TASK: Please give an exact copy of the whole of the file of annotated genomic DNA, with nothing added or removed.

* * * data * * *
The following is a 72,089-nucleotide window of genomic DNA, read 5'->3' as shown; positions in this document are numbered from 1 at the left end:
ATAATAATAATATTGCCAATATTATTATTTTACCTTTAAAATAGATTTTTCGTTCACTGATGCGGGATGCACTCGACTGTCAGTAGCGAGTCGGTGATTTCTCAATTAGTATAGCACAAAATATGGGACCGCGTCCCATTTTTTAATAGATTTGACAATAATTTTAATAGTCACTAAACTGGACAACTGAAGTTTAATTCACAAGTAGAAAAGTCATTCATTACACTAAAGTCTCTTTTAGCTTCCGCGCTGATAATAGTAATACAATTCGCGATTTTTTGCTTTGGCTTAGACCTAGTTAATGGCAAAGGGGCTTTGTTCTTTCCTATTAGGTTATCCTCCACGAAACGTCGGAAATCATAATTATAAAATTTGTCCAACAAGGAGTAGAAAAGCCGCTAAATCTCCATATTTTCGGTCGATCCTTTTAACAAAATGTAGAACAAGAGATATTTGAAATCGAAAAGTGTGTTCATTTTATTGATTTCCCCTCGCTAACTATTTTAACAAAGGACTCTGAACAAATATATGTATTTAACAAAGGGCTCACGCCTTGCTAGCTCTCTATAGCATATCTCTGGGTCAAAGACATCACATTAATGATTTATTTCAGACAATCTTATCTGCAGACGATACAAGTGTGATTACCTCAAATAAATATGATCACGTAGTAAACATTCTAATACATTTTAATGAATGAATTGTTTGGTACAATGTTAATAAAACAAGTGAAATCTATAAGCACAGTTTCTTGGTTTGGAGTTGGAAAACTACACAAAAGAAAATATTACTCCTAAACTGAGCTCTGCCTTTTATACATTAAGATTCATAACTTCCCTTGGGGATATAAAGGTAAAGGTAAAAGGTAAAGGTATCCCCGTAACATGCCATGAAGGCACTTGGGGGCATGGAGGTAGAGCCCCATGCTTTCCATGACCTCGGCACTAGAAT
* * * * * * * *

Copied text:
The following is a 72,089-nucleotide window of genomic DNA, read 5'->3' as shown; positions in this document are numbered from 1 at the left end:
ATAATAATAATATTGCCAATATTATTATTTTACCTTTAAAATAGATTTTTCGTTCACTGATGCGGGATGCACTCGACTGTCAGTAGCGAGTCGGTGATTTCTCAATTAGTATAGCACAAAATATGGGACCGCGTCCCATTTTTTAATAGATTTGACAATAATTTTAATAGTCACTAAACTGGACAACTGAAGTTTAATTCACAAGTAGAAAAGTCATTCATTACACTAAAGTCTCTTTTAGCTTCCGCGCTGATAATAGTAATACAATTCGCGATTTTTTGCTTTGGCTTAGACCTAGTTAATGGCAAAGGGGCTTTGTTCTTTCCTATTAGGTTATCCTCCACGAAACGTCGGAAATCATAATTATAAAATTTGTCCAACAAGGAGTAGAAAAGCCGCTAAATCTCCATATTTTCGGTCGATCCTTTTAACAAAATGTAGAACAAGAGATATTTGAAATCGAAAAGTGTGTTCATTTTATTGATTTCCCCTCGCTAACTATTTTAACAAAGGACTCTGAACAAATATATGTATTTAACAAAGGGCTCACGCCTTGCTAGCTCTCTATAGCATATCTCTGGGTCAAAGACATCACATTAATGATTTATTTCAGACAATCTTATCTGCAGACGATACAAGTGTGATTACCTCAAATAAATATGATCACGTAGTAAACATTCTAATACATTTTAATGAATGAATTGTTTGGTACAATGTTAATAAAACAAGTGAAATCTATAAGCACAGTTTCTTGGTTTGGAGTTGGAAAACTACACAAAAGAAAATATTACTCCTAAACTGAGCTCTGCCTTTTATACATTAAGATTCATAACTTCCCTTGGGGATATAAAGGTAAAGGTAAAAGGTAAAGGTATCCCCGTAACATGCCATGAAGGCACTTGGGGGCATGGAGGTAGAGCCCCATGCTTTCCATGACCTCGGCACTAGAAT